Skip to main content
SearchLoginLogin or Signup

Oxygen and iron in interstellar dust: an X-ray view

Presentation #107.03 in the session “ISM/Galaxies/Clusters (Poster)”.

Published onApr 01, 2022
Oxygen and iron in interstellar dust: an X-ray view

Understanding the chemistry of the interstellar medium (ISM) is fundamental for the comprehension of the Galaxy evolution. Some of the refractory interstellar elements, such as Si, Mg, O and Fe, are known to be locked up into dust grains. Iron is known to be highly depleted from the gas phase into solids, but the exact composition of the iron-bearing grains is not yet well understood. Oxygen is one of the most abundant elements in the Galaxy and important for life on Earth. Nevertheless, the exact reservoirs of oxygen in different interstellar environments still remain an open question. The X-ray energy band includes a plethora of transitions from atomic and solid species of elements from carbon to nickel. X-ray radiation from astronomical X-ray sources can be absorbed by atoms and solids in the ISM, producing distinct absorption features. In particular, the so-called X-ray absorption fine structures (XAFS) are features of dust observed near the corresponding photoelectric absorption edges. By studying these features, we can investigate the dust chemical composition, crystallinity and grain size in different density environments of the ISM. To study the XAFS we need up-to-date dust models. In this talk, I will discuss a group effort to build a global X-ray dust extinction model based on laboratory experiments. Here, I will focus on the atomic and solid phase features of the ISM observed near the photoelectric edges of oxygen and iron. I will present recent results on dust mineralogy using our newly calculated dust models and their application to the high-resolution X-ray absorption spectra of bright background sources along the galactic plane. In this study we use the XMM-Newton and Chandra satellites but I will also discuss the prospects of studying the dust with future X-ray missions, such as XRISM. Finally, I will give emphasis on the importance of an up-to-date X-ray atomic database for this study.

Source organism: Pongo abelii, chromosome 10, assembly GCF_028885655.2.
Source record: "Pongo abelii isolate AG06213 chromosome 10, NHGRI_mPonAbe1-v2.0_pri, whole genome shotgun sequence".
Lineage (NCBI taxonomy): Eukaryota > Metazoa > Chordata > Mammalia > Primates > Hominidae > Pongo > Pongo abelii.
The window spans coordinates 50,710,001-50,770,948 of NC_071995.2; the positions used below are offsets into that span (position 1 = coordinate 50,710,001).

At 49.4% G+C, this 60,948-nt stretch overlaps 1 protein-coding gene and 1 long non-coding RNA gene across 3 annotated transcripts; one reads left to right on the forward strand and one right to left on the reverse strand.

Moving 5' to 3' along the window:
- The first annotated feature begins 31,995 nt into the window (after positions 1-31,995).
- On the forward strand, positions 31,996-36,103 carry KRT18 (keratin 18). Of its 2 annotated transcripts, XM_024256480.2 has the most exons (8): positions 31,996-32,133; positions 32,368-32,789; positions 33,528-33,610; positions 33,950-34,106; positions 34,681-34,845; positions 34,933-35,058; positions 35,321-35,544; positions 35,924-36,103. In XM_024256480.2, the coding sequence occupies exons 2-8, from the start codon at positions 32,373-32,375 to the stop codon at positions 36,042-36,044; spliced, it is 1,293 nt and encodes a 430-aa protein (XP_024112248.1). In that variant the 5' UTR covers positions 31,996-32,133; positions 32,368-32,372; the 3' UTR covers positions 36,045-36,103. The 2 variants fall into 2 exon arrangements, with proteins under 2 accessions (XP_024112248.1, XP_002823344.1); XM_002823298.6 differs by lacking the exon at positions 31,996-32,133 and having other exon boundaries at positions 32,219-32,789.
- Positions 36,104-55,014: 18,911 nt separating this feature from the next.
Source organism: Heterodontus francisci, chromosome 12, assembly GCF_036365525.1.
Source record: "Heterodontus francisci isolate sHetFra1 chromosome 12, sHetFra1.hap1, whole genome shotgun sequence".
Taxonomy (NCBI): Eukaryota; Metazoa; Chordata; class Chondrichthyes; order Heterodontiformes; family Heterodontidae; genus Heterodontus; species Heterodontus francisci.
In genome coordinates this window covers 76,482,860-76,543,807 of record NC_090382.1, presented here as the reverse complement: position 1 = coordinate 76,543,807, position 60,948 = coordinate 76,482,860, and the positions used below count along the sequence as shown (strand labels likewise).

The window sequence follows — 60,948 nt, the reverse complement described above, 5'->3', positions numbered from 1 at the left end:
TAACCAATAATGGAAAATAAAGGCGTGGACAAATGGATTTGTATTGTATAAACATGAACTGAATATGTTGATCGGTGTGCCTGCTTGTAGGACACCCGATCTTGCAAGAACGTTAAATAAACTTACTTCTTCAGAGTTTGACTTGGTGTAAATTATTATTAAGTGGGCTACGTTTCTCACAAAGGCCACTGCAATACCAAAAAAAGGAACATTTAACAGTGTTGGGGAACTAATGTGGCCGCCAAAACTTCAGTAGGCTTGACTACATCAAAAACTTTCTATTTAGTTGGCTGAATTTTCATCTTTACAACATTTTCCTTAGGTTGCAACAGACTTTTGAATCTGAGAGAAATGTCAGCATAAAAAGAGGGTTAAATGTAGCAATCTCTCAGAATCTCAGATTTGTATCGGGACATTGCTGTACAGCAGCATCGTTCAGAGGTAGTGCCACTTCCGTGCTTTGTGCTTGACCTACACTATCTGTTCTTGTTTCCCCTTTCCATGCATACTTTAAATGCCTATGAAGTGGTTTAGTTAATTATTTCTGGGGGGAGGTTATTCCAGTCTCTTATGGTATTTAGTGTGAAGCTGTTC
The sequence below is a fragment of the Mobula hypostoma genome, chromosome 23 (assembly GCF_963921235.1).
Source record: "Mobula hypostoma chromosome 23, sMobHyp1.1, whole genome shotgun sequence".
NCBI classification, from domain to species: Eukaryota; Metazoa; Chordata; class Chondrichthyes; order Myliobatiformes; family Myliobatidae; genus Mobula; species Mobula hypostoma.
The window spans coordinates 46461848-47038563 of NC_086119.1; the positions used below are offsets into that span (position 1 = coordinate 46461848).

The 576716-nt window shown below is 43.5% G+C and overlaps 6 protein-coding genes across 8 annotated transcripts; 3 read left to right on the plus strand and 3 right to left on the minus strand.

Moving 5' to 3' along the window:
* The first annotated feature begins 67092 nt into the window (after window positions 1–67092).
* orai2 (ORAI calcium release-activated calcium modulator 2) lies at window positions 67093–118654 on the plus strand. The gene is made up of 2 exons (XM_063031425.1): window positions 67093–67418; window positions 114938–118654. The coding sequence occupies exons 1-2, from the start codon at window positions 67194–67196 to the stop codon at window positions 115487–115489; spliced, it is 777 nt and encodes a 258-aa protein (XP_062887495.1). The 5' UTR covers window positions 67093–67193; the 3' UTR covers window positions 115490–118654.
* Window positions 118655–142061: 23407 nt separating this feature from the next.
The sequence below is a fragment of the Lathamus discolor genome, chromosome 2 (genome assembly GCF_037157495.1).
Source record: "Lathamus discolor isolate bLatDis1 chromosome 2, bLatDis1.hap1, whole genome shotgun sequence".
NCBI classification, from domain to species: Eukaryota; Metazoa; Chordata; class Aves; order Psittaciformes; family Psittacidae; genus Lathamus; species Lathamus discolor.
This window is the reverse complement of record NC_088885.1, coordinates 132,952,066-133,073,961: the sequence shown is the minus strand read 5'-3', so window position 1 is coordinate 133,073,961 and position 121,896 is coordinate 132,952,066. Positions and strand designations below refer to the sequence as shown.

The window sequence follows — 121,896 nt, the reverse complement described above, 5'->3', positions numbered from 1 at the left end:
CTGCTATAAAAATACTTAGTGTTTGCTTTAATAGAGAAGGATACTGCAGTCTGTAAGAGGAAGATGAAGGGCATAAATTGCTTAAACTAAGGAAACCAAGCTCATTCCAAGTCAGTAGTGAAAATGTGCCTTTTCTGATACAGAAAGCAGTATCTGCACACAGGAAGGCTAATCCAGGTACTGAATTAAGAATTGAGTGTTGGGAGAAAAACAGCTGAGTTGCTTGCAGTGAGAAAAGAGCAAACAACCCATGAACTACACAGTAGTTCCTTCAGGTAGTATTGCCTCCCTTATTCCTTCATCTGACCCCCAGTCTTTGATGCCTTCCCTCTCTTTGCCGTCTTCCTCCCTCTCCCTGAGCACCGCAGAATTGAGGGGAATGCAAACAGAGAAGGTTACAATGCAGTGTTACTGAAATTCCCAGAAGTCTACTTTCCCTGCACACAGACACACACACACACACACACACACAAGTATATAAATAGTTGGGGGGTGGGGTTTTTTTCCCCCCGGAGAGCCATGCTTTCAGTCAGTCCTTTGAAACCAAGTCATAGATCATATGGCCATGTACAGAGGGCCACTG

Comments
0
comment

No comments here